The tooth fairy is getting a bit too generous, says Karin Schimke.
‘Mia got R100 from the tooth fairy for her front tooth,’ Number 3 tells me, checking again for any loosies.
You wot? A hundred bucks?
Number 3’s eyes are gleaming. She has no idea really about money, what to do with it, why it’s valuable. She likes playing with it, tucking it into one of 15 purses she appears to mysteriously own. Taking it out, counting it, trying to remember which of the big 5 is on which note. Now news of R100 for a lost tooth has created a new idea of her own physical intrinsic worth.
‘If a tooth equals R100, I wonder what else I can auction off?’ is what the gleam in her eyes appears to be saying. Or it could just be me, projecting all my worst capitalist fears on to her.
She knows she must want money. She knows that in some oblique way it is ‘good and necessary’, and ‘the more the better’. She doesn’t want anything in particular. Just wants to have the cash, because she has imbibed a sense of its cruel allure in her 6 years on earth.
I do understand her immature excitement about money. When I was at primary school, I needed a new blazer. Blazers in those days cost R100 and my parents had to save up to buy one, because I remember being tucked into my old ill-fitting blazer - with lots of wrist showing – for quite a long time. I knew blazers were R100 because one day there was R100 in tenners neatly piled on the window sill in the kitchen, with a dusty ornament on top of it. My palms went all sweaty.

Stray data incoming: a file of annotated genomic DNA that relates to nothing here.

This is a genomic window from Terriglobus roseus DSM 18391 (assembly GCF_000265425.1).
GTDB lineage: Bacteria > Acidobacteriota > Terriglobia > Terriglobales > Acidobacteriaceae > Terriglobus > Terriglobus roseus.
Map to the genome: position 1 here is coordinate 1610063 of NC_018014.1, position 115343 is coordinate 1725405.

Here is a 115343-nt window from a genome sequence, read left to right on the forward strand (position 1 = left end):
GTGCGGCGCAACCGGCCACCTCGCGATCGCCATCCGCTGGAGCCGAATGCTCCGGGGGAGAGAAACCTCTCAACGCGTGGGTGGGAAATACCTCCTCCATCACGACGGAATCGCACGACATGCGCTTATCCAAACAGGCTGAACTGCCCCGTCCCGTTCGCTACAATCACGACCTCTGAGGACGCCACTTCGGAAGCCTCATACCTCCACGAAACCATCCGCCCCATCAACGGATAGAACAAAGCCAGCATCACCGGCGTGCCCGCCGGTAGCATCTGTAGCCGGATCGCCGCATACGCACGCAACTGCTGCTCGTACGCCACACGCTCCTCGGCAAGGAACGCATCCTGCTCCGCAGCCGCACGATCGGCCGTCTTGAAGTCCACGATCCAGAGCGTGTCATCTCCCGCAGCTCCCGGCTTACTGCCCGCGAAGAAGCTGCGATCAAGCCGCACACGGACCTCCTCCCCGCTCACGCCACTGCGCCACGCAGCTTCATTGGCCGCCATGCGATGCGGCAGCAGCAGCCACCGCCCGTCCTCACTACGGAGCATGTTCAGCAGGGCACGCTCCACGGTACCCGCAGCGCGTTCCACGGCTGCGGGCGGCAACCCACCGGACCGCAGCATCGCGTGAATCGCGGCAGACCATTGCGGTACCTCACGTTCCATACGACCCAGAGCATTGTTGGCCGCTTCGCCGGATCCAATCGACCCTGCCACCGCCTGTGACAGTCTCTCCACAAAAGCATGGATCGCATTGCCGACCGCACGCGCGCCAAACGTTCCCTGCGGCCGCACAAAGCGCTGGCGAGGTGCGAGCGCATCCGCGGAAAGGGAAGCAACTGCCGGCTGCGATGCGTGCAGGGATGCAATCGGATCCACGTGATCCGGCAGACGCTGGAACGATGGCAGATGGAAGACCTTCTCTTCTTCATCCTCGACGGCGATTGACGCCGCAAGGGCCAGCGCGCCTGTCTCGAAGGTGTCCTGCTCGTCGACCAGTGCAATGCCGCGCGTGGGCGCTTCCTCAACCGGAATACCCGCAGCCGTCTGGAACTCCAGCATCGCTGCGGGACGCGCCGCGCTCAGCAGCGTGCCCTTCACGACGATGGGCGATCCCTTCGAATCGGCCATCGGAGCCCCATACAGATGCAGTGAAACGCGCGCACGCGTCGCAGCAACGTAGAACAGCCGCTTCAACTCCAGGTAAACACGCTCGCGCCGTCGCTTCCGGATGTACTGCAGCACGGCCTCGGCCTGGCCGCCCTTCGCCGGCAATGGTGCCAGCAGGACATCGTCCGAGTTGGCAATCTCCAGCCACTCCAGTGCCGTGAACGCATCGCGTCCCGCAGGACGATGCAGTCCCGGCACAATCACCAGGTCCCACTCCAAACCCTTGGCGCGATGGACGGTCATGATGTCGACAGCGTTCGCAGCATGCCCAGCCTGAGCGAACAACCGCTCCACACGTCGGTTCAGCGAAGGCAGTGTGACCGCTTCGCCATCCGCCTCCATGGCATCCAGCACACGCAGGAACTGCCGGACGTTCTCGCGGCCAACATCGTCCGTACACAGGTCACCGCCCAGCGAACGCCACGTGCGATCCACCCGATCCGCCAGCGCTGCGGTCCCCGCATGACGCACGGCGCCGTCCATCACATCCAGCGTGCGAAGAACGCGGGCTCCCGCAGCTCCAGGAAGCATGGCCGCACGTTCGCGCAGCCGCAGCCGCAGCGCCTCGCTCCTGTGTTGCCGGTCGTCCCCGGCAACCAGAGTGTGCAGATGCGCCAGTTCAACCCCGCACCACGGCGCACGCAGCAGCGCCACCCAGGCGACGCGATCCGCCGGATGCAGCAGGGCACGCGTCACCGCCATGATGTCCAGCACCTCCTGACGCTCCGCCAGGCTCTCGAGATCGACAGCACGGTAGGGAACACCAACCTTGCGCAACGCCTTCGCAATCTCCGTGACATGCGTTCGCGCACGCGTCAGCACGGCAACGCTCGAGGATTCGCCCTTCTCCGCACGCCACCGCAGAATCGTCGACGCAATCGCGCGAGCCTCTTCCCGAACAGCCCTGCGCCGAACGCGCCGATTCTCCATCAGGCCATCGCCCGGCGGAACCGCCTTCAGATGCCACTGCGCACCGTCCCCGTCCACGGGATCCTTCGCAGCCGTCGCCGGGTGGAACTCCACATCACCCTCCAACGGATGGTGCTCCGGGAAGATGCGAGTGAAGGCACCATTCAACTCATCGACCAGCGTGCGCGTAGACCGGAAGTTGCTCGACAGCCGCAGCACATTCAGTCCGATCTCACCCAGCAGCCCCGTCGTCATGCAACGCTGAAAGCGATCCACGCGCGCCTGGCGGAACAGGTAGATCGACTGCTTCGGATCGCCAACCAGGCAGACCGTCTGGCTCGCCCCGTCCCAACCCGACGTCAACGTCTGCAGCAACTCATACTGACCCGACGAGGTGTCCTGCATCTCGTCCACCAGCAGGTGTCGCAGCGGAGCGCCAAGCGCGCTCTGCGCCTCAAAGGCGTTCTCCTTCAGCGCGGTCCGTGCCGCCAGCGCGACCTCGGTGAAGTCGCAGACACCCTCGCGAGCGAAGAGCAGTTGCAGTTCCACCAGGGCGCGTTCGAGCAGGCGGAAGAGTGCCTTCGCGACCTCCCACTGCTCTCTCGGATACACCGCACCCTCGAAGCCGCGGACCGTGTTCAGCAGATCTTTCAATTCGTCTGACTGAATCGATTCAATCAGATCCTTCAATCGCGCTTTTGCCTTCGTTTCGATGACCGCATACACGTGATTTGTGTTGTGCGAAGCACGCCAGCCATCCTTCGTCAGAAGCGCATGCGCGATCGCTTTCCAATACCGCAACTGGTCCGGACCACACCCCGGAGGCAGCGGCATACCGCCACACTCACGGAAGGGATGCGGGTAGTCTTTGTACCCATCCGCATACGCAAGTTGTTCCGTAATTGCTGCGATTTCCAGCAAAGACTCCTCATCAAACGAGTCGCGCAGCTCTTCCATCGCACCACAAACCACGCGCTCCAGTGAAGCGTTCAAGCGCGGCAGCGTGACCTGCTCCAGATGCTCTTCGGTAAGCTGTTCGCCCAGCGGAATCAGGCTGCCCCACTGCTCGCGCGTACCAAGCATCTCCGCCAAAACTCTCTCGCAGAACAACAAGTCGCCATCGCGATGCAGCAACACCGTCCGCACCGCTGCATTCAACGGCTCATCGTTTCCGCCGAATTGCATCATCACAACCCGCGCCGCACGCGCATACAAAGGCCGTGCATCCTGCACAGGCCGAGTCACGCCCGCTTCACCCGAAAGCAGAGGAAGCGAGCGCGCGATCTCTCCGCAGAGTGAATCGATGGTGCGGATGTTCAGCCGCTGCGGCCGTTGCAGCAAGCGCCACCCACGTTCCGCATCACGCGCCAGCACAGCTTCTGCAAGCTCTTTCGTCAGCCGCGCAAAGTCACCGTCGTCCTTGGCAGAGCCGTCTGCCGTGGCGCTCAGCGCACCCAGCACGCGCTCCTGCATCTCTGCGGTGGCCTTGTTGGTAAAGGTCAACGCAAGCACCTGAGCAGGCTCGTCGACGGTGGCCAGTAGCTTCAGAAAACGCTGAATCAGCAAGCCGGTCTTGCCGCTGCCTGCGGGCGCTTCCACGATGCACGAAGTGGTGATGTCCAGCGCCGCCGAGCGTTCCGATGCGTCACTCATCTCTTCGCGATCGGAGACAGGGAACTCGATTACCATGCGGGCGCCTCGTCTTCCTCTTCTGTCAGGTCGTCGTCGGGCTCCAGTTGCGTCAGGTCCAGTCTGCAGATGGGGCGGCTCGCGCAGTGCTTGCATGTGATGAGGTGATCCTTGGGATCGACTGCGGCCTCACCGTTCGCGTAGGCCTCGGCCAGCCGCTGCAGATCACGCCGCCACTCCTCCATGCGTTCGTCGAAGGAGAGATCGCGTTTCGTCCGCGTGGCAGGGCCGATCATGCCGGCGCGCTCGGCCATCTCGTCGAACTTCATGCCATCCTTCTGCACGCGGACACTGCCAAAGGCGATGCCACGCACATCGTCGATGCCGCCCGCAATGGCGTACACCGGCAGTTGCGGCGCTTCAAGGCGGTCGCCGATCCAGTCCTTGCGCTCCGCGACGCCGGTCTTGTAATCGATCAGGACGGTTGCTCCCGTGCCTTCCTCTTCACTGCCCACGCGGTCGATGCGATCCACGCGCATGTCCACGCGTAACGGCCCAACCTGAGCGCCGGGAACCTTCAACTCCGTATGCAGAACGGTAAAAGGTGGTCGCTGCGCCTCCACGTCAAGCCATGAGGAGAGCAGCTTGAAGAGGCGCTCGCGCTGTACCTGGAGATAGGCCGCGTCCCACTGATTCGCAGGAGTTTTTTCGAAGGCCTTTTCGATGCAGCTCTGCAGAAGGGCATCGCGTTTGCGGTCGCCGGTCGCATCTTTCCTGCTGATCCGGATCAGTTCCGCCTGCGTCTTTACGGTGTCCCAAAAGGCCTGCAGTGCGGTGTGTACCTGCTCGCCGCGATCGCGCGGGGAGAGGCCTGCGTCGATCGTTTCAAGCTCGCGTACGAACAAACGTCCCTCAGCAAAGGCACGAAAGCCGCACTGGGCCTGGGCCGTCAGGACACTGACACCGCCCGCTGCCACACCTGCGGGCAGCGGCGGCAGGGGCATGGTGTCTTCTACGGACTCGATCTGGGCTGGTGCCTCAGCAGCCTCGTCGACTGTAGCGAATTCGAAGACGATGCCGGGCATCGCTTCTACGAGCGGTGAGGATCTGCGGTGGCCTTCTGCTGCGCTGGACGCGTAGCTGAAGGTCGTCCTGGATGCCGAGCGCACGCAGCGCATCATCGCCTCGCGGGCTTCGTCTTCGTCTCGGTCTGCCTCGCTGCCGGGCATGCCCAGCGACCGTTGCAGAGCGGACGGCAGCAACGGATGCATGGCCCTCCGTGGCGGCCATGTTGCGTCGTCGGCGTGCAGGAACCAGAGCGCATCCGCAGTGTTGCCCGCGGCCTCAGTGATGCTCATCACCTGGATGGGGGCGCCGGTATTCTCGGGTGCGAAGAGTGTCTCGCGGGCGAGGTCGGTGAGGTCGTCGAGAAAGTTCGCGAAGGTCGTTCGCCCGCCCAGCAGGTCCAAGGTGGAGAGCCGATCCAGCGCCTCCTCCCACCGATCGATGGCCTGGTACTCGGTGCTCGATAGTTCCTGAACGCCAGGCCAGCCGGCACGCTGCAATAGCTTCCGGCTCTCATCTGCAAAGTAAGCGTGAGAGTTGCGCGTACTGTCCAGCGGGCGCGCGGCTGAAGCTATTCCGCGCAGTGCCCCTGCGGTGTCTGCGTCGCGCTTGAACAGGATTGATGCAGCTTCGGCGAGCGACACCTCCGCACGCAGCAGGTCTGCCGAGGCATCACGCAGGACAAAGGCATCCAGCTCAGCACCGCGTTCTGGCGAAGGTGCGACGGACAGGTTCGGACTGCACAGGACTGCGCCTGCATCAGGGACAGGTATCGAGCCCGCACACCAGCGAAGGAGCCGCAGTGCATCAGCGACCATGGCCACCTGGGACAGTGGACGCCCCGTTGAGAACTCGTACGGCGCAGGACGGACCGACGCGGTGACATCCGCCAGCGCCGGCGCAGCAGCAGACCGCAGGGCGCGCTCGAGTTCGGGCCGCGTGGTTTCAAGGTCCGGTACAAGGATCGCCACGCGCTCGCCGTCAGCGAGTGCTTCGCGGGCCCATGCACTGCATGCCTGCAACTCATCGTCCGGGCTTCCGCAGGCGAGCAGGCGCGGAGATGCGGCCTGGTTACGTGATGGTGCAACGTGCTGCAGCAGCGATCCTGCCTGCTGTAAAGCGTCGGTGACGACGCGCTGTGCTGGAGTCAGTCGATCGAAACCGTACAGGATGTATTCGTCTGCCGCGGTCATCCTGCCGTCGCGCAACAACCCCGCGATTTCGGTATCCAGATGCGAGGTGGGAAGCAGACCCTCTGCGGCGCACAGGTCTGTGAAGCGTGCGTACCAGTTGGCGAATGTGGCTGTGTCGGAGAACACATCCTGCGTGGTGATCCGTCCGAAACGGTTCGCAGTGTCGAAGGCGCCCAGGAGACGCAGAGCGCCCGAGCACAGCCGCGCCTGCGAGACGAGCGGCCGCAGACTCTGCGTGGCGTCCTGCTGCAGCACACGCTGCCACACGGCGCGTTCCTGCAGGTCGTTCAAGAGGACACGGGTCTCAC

R100. I wanted it. I took it. I hid it. I had no idea what I wanted it for, no dreams of what I could do with it, no thoughts of where it came from, or what it was meant for.
After a few days of watching my mother’s growing hysteria about the missing money, I started feeling revolting, caught as I was between my dishonesty – which really hadn’t seem so bad at the time of the theft, perhaps because money has a really loud mouth and drowns out all little voices of reason – and my mother’s despair. My stomach churned.
One night my mother came into my bedroom and sat on my bed and asked, very quietly, whether perhaps I had taken the money, and told me what it was intended for. I managed not to throw up, but resolutely shook my head. The next day, I put the money back on the windowsill, and put the ornament back on top of it. My mother never said anything. So gracious. I think she knew I’d already run the gamut of sickening self-correction.
The tooth mouse (it was a mouse in my day) used to leave me coins which I don’t think added up to much more than R1. I’m not planning to offer R1 per milk tooth now; I do have some understanding of inflation. But a hundred bucks? Hayibo, China. That’s a bit over the top if you ask me.
What is the top though? I was thinking in the 5-to-10-rand range per tooth. When Number 2 was losing his teeth 4 years ago, that seemed about the price of a tooth. Should I be making inflationary calculations?
Number 3’s tooth are solidly, stubbornly planted so I have some time to decide.
But however much the tooth fairy leaves, she’ll leave it in coins: more really seems like more when there’s lots of bits, rather than just one note whose value is, at best, ethereal in the mind of a 6-year old.
*My family is numbered in the order of their appearance in my life.
What’s the tooth fairy willing to give at your house?
Read more by Karin Schimke